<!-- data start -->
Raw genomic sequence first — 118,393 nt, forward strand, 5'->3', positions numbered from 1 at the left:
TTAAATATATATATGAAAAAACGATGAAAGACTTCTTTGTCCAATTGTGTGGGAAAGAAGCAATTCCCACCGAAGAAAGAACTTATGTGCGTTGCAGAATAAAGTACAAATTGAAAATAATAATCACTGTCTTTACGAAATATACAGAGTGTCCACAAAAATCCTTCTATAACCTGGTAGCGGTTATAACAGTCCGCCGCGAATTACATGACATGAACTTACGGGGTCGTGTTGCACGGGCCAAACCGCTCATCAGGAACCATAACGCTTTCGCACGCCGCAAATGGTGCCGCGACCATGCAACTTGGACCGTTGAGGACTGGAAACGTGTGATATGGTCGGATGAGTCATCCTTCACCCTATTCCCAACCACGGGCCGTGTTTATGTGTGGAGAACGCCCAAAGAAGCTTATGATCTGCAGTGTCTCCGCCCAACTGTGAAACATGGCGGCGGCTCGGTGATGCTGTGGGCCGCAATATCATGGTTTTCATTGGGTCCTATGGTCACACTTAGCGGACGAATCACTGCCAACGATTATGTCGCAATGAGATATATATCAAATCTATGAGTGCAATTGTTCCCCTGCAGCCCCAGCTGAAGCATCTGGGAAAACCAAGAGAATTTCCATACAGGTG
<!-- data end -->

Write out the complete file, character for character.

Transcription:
Raw genomic sequence first — 118,393 nt, forward strand, 5'->3', positions numbered from 1 at the left:
TTAAATATATATATGAAAAAACGATGAAAGACTTCTTTGTCCAATTGTGTGGGAAAGAAGCAATTCCCACCGAAGAAAGAACTTATGTGCGTTGCAGAATAAAGTACAAATTGAAAATAATAATCACTGTCTTTACGAAATATACAGAGTGTCCACAAAAATCCTTCTATAACCTGGTAGCGGTTATAACAGTCCGCCGCGAATTACATGACATGAACTTACGGGGTCGTGTTGCACGGGCCAAACCGCTCATCAGGAACCATAACGCTTTCGCACGCCGCAAATGGTGCCGCGACCATGCAACTTGGACCGTTGAGGACTGGAAACGTGTGATATGGTCGGATGAGTCATCCTTCACCCTATTCCCAACCACGGGCCGTGTTTATGTGTGGAGAACGCCCAAAGAAGCTTATGATCTGCAGTGTCTCCGCCCAACTGTGAAACATGGCGGCGGCTCGGTGATGCTGTGGGCCGCAATATCATGGTTTTCATTGGGTCCTATGGTCACACTTAGCGGACGAATCACTGCCAACGATTATGTCGCAATGAGATATATATCAAATCTATGAGTGCAATTGTTCCCCTGCAGCCCCAGCTGAAGCATCTGGGAAAACCAAGAGAATTTCCATACAGGTG